Rice Market Update: Good Early Field Yields, Hanna Hurts 2nd Crop

    Rice harvest. ©Debra L Ferguson Stock Photography

    The rice market has continued to trade sideways in the pre-harvest interval since the last report. Export sales for the week were notably higher than the previous week, but still at a dismal 23,000 MT. There is no significant amount of rice yet to trade until the first lots of new crop are dried and graded. Vessel loadings note a similar scenario, with very low tonnage as well.

    The benchmark Asian prices have remained fairly constant over the week with little to no movement in most areas. Even currency valuations have been muted over this time. As if to accentuate the static nature of the market, USDA has held its world market price estimate constant.

    In farm country, the Gulf Coast harvest has begun in fits and starts as growers fight to get the crop out amid constant rainfall. With the entire coast from New Orleans to Brownsville having been inundated over the past week, this has proven quite a challenge.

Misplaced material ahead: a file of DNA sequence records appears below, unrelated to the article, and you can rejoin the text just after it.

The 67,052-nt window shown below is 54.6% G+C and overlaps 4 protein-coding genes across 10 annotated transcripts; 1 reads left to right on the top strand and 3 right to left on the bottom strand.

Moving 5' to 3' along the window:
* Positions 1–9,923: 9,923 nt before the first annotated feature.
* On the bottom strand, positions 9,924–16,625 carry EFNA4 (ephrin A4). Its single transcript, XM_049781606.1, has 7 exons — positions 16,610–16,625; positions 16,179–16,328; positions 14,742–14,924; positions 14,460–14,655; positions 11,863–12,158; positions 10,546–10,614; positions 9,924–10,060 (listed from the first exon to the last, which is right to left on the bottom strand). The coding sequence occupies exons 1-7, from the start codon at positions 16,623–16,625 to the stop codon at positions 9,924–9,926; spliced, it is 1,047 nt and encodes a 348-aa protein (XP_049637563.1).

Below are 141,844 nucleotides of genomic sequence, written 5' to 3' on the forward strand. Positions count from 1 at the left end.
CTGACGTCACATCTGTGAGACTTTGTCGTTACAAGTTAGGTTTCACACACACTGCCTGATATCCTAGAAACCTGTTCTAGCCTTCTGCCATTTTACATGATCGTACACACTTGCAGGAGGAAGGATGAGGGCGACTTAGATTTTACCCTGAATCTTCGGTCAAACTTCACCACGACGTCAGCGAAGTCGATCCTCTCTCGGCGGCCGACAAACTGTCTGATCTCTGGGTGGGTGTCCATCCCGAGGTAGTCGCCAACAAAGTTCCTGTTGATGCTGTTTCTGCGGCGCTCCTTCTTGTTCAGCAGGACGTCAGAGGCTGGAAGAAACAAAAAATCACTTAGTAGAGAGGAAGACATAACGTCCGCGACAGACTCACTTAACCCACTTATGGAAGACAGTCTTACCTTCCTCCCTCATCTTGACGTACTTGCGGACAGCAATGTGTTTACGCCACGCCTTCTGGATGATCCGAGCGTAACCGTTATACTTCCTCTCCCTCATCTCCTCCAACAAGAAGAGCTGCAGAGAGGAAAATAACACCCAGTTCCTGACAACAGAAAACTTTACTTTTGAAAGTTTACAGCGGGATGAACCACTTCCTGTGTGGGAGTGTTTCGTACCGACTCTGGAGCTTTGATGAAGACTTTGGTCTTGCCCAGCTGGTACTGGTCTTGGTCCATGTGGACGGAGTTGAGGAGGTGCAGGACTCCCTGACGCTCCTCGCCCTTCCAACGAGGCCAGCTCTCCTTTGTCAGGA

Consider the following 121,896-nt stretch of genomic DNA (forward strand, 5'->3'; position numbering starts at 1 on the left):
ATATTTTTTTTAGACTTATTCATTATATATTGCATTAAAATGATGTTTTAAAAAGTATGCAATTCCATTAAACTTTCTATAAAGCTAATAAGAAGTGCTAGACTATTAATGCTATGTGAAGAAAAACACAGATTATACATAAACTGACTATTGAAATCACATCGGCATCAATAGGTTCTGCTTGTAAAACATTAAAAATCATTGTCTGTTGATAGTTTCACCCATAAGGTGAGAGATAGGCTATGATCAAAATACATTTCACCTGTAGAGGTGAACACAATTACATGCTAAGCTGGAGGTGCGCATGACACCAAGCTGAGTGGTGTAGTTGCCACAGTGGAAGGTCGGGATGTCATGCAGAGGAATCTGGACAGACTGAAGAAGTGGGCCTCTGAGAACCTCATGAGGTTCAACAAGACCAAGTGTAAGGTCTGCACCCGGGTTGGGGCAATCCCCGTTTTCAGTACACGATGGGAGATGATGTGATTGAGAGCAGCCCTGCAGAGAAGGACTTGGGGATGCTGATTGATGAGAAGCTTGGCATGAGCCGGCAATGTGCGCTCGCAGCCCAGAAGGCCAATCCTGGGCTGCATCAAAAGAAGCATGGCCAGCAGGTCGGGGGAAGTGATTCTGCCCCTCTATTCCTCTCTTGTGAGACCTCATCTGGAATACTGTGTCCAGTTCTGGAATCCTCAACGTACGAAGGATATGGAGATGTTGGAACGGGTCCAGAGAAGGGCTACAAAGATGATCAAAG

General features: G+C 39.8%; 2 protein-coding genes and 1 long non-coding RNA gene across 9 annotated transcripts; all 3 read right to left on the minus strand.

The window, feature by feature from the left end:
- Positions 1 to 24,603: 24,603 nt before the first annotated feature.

Early Texas lots reported very promising yield numbers, with some estimates in excess of 10,000 lbs per acre. Later rice that was subjected to flooding has seen notably lower projections with reports of downed rice and sprouting becoming more prevalent.

    Further, these attempts to mud out the rice in the rain has negatively impacted second crop potential by as much as 30% in those fields.

    The crop progression in Mississippi and the Upper Delta is also combating the weather, however continued development is being reported as well. From a pricing standpoint, cash prices seem to be dependent on the delivery window, with those earlier windows commanding higher price potential.

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    Pricing will likely deteriorate into harvest as the larger acreages come online and a better picture of the quality emerges.

    In the futures market, the week noted modest losses across the board. Open contracts shed between .73% – 2.6% respectively and with very little market carry between nearby and deferred contracts. Daily volume was notably higher than last week, while Thursday’s open interest was marginally lower.

    The end of the month is upon the industry and it will probably be the end of August before any significant volume is ready to be traded. In the meantime, there will be a lot of speculation and positioning from all components of the industry as the trade works to determine what exactly the new crop will look like.

    Full report.

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